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$$\int \cos^2x \sin2x dx$$

$$\int \cos^2x \sin2x \, dx=\int \left(\frac{1}{2} +\frac{\cos2x}{2} \right) \sin2x \, dx$$

$u=\sin2x$

$du=2\cos2x\,dx$

$$\int \left(\frac{1}{2} +\frac{du}{4}\right)u \, du$$

Is the last step is ok?

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    $\begingroup$ No. What is $\int \frac12u$ without any $\mathrm d\mkern1mu u$? $\endgroup$ – Bernard Jan 3 '16 at 19:28
  • $\begingroup$ @Bernard $du$ must multiply all the integrand? $\endgroup$ – gbox Jan 3 '16 at 19:31
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    $\begingroup$ Absolutely. Otherwise, this notation is meaningless. $\endgroup$ – Bernard Jan 3 '16 at 19:41
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Since $\sin 2x=2\sin x\cos x$ we have $$\int\cos^2 x\sin 2x\,dx=\int 2\cos^3 x\sin x\,dx=-\frac{1}{2}\cos^4 x+C$$

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  • $\begingroup$ sweet and slick $\endgroup$ – ncmathsadist Jan 3 '16 at 20:13
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The correct substition is $u = \cos(2x)$, $du = -2\sin(2x)\,dx$, so you get $$\int(1/2 + u/2)(du/(-2)).$$

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Using the substitution you proposed $u\leadsto\sin2x$ one would get $$\begin{align} \int\cos^2x\sin2x\,\mathrm dx&=\int\left(\dfrac12+\dfrac{\cos 2x}2\right)\sin 2x\,\mathrm dx\\ &=\int\dfrac{\sin 2x}2\,\mathrm dx+\int\dfrac{\sin 2x}{4}\underbrace{{2\cos 2x}\,\mathrm dx}_{\displaystyle\mathrm du}\\ &=\int\dfrac{\sin 2x}{2}\,\mathrm dx+\int\dfrac{u}{4}\,\mathrm du, \end{align}$$ which is the correct form.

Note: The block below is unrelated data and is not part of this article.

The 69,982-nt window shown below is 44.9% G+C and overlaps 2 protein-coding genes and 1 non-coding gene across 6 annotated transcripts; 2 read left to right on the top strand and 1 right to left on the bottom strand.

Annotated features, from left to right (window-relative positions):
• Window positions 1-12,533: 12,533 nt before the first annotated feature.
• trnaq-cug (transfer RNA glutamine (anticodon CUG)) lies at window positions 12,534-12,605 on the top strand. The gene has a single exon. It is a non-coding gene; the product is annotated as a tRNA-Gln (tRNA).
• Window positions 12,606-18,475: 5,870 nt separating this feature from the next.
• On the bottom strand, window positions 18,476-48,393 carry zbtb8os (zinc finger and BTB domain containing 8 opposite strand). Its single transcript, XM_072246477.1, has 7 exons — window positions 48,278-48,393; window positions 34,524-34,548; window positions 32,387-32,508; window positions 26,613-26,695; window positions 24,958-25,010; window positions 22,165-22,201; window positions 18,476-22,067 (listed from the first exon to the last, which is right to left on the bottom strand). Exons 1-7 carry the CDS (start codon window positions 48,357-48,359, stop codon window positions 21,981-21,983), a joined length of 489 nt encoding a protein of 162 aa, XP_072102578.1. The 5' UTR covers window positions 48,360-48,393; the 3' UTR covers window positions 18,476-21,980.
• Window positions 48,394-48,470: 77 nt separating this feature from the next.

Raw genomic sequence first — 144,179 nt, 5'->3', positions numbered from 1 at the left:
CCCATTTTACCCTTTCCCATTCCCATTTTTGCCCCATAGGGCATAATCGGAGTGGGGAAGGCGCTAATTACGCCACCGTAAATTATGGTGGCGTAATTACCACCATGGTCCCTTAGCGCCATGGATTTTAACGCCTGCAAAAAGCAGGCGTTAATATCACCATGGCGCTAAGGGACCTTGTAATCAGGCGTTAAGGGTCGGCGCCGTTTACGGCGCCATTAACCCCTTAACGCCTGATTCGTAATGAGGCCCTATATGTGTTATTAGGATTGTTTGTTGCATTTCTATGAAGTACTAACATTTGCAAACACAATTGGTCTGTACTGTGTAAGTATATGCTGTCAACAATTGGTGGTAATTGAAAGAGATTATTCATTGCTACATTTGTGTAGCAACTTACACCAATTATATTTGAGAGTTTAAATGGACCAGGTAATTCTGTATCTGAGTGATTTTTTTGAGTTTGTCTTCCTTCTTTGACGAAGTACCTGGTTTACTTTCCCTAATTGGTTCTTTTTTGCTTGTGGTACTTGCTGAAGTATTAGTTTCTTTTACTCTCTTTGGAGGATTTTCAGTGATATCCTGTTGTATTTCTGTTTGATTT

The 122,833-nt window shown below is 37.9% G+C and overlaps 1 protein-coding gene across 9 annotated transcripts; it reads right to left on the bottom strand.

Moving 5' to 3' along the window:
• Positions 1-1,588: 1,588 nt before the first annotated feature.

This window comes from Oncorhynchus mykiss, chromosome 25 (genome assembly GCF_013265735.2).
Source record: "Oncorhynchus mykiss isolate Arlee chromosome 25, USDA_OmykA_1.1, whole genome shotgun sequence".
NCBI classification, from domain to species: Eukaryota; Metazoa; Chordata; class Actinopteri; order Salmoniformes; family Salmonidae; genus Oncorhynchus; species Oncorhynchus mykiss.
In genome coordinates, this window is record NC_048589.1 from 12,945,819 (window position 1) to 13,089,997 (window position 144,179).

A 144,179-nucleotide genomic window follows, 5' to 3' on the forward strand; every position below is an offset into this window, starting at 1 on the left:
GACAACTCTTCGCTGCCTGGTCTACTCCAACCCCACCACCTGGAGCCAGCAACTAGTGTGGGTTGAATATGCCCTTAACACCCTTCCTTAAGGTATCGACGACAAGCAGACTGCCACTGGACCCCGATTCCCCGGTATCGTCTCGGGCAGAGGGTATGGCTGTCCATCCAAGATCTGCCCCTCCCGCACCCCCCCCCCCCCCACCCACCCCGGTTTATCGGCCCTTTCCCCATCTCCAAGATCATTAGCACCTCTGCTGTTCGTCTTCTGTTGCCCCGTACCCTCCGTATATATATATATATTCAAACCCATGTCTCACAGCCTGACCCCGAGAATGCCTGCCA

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You might have set $u=\cos 2x$, hence $ \mathrm d\mkern1mu u = -2\sin 2x\mathrm d\mkern1mu x$, whence \begin{align*}\int\cos^2 x\sin 2x\,\mathrm d\mkern1mu x&=\int-\frac14(1+u)\,\mathrm d\mkern1mu u = -\frac14\Bigl(u+\frac{u^2}2\Bigr)\\ &=-\frac14\cos 2x-\frac18\frac{1+\cos4 x}2=-\frac14\cos 2x-\frac1{16}\cos 4x+C. \end{align*}

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  • $\begingroup$ how did you substitute $$\cos^2x $$? $\endgroup$ – gbox Jan 3 '16 at 19:42
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    $\begingroup$ @gbox Use the fact that $u=\cos2x=2\cos^2x-1$, hence $\cos^2x=\dfrac{u+1}2$. $\endgroup$ – Workaholic Jan 3 '16 at 19:46
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    $\begingroup$ @gbox: I started from where you arrived just before making your substitution. $\endgroup$ – Bernard Jan 3 '16 at 19:48
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General strategy in such cases (trigonometric functions, multiples of some angles) is to express everything in terms of $\sin x$ and $\cos x$, and take it from there.

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Alternatively, write $\sin2x=2\sin x\cos x$ and integrate $2\cos^3x \sin x$ and get $-\frac 12\cos^4 x+c$

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$$\int cos^{ 2 }xsin2xdx=2\int { \cos ^{ 3 }{ x\sin { xdx= } } -2\int { \cos ^{ 3 }{ x } d\cos { x } } =-\frac { \cos ^{ 4 }{ x } }{ 2 } } +C$$

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$$\int \cos^{ 2 }x\sin2xdx\\=2\int { \cos ^{ 3 }{ x\sin { xdx= } } -2\int { \cos ^{ 3 }{ x } d\cos { x } } \\=\boxed{\color{blue}{-\frac {\cos ^{ 4 } x }{ 2 } +C}}}$$

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